What is a Nutritional Therapist and how can we help you?
Are you baffled by the numerous titles in the field of nutrition? ‘Nutritionist’, ‘Nutritional Therapists’, ‘Dietician’, ‘Health Coach’, and countless other titles – well – we don’t blame you. People are constantly asking us to explain what the nutritional therapists at Nourish Well do and how we can help with their health, so we hope this helps clear up some of the confusion.
The Nutritional Therapists at Nourish Well are all insured and registered to practice in a clinical setting and have been trained on an accredited course that typically includes the foundation study of biomedicine and biochemistry. Depending on which associations we are registered with (e.g. ANP, BANT), Nutritional Therapists are governed by that association’s code of ethics and complaints procedure. In our practice, we apply the science of nutrition to promote good health and care which means our recommendations are always evidence-based. However, we also give consideration to each individual’s unique constitution and life history.
What you read in the papers, on the internet or even just hearing what other people tell you is getting very confusing as so many proclaim to be a nutritionist or know about nutrition – ‘are eggs good or bad?’, ‘do fats make you fat?’, ‘can we still eat meat?’, ‘are calories still important?’, ‘what is good and bad cholesterol?’ - it seems like everyone is becoming an expert and trying to force their ideas upon what is right to eat or not to eat. I distinctly remember attending a juice fasting retreat in the beautiful countryside of Dorset, before I started my education in Nutritional Therapy. Their stance was that a raw food diet (of fruits and vegetables only) was the only way to heal for everybody. I practiced this for many months afterwards and waited for my ‘better health’ to kick in, but it never did. Instead, I became more fatigued and my autoimmune symptoms became worse. I finally gave in and saw a Nutritional Therapist who assessed my individual circumstances and gave me a bespoke plan which included meat and fish. It was this that got me stronger and better, not raw vegetables. There simply isn't a one-size-fits-all diet. Healing must be personalised according to the individual and their needs.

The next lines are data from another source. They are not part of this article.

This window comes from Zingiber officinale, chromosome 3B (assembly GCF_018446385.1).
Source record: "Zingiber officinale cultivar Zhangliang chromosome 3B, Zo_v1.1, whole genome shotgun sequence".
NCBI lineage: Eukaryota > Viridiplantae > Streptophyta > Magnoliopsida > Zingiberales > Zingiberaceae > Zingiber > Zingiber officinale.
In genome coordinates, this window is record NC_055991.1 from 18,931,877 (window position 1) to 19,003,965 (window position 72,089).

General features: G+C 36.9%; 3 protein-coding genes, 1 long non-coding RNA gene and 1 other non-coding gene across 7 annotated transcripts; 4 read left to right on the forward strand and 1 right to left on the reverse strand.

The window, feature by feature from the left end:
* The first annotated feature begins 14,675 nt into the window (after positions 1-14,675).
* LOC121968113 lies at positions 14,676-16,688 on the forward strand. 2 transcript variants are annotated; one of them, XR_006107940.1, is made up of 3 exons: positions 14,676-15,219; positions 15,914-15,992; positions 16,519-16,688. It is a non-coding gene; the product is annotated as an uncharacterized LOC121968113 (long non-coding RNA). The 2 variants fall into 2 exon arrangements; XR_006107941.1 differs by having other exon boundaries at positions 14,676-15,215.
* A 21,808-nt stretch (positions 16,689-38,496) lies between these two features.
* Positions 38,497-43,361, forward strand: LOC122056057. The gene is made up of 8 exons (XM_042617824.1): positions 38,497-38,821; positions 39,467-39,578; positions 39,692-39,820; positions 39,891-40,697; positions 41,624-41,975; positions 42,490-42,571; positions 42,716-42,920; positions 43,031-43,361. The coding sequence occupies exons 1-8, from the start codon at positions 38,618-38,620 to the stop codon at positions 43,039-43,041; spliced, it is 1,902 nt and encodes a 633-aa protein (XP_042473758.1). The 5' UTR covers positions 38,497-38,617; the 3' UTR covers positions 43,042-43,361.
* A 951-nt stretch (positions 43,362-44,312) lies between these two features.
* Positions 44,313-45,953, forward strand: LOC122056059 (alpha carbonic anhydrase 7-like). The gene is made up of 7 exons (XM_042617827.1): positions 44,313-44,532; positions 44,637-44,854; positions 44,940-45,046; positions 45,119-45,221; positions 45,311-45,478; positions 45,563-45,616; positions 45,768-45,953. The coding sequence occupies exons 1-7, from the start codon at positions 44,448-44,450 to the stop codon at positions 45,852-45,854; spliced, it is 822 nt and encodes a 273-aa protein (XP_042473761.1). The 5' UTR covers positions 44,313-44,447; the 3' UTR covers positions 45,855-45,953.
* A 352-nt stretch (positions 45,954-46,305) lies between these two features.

Our standpoint at Nourish Well is that we are all biologically and biochemically unique; we have our own individual genetic predispositions; we may be exposed to different toxins, emotions, environmental and lifestyle factors. Therefore what works for one person may not work for another, which is why we spend a lot of time gathering information about each person. We use a very wide range of tools to look at the individual holistically to identify any imbalances and discover the root cause - this is based on the ‘functional medicine’ approach. Once the information has been evaluated, we would then create a personalised plan using the healing power of food alongside any lifestyle changes necessary to help the body and mind go back to its natural equilibrium or ‘homeostasis’. We 'Let Food Be Thy Medicine' as Hippocrates once said.
Whilst we are not able to legally diagnose, we can prescribe specific diets, supplements and order tests. Our advice may also include the provision of recipes, ideas of where to shop or eat out and other practical suggestions on how to incorporate healthy eating into busy lifestyles.
If there are naturopathic solutions which are considered non-invasive and natural and often have anecdotal evidence from traditional use over hundreds if not thousands of years (but have not gone through many clinical trials such as Ayurvedic or Traditional Chinese Medicine) then we can also explore these areas with the client’s consent or desire. Most of us have a basic training in this, but some choose to extend their study even further with an extra qualification in 'naturopathy' itself. This may also include herbs and flower remedies and techniques such as iridology that reads the iris.